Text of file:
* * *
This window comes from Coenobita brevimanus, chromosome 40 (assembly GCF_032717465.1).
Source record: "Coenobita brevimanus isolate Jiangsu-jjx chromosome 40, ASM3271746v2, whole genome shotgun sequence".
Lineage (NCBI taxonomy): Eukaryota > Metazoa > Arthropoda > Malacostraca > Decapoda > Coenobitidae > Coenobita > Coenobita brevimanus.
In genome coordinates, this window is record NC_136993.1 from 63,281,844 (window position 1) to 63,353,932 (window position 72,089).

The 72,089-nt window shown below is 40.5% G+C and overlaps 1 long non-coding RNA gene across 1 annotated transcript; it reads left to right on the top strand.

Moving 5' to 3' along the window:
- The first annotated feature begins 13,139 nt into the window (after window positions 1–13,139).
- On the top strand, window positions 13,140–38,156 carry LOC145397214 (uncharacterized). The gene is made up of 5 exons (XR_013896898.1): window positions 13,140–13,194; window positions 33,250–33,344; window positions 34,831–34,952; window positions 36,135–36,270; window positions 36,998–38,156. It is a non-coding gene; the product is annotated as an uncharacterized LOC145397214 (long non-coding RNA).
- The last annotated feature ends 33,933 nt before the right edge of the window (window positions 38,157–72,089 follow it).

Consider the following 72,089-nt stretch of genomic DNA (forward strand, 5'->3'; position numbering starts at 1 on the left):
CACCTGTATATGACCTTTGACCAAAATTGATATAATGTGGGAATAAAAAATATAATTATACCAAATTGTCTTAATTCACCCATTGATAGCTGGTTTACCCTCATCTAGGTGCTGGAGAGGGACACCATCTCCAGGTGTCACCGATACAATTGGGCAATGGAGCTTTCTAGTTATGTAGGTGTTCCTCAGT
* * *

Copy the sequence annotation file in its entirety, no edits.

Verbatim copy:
This window comes from Coenobita brevimanus, chromosome 40 (assembly GCF_032717465.1).
Source record: "Coenobita brevimanus isolate Jiangsu-jjx chromosome 40, ASM3271746v2, whole genome shotgun sequence".
Lineage (NCBI taxonomy): Eukaryota > Metazoa > Arthropoda > Malacostraca > Decapoda > Coenobitidae > Coenobita > Coenobita brevimanus.
In genome coordinates, this window is record NC_136993.1 from 63,281,844 (window position 1) to 63,353,932 (window position 72,089).

The 72,089-nt window shown below is 40.5% G+C and overlaps 1 long non-coding RNA gene across 1 annotated transcript; it reads left to right on the top strand.

Moving 5' to 3' along the window:
- The first annotated feature begins 13,139 nt into the window (after window positions 1–13,139).
- On the top strand, window positions 13,140–38,156 carry LOC145397214 (uncharacterized). The gene is made up of 5 exons (XR_013896898.1): window positions 13,140–13,194; window positions 33,250–33,344; window positions 34,831–34,952; window positions 36,135–36,270; window positions 36,998–38,156. It is a non-coding gene; the product is annotated as an uncharacterized LOC145397214 (long non-coding RNA).
- The last annotated feature ends 33,933 nt before the right edge of the window (window positions 38,157–72,089 follow it).

Consider the following 72,089-nt stretch of genomic DNA (forward strand, 5'->3'; position numbering starts at 1 on the left):
CACCTGTATATGACCTTTGACCAAAATTGATATAATGTGGGAATAAAAAATATAATTATACCAAATTGTCTTAATTCACCCATTGATAGCTGGTTTACCCTCATCTAGGTGCTGGAGAGGGACACCATCTCCAGGTGTCACCGATACAATTGGGCAATGGAGCTTTCTAGTTATGTAGGTGTTCCTCAGT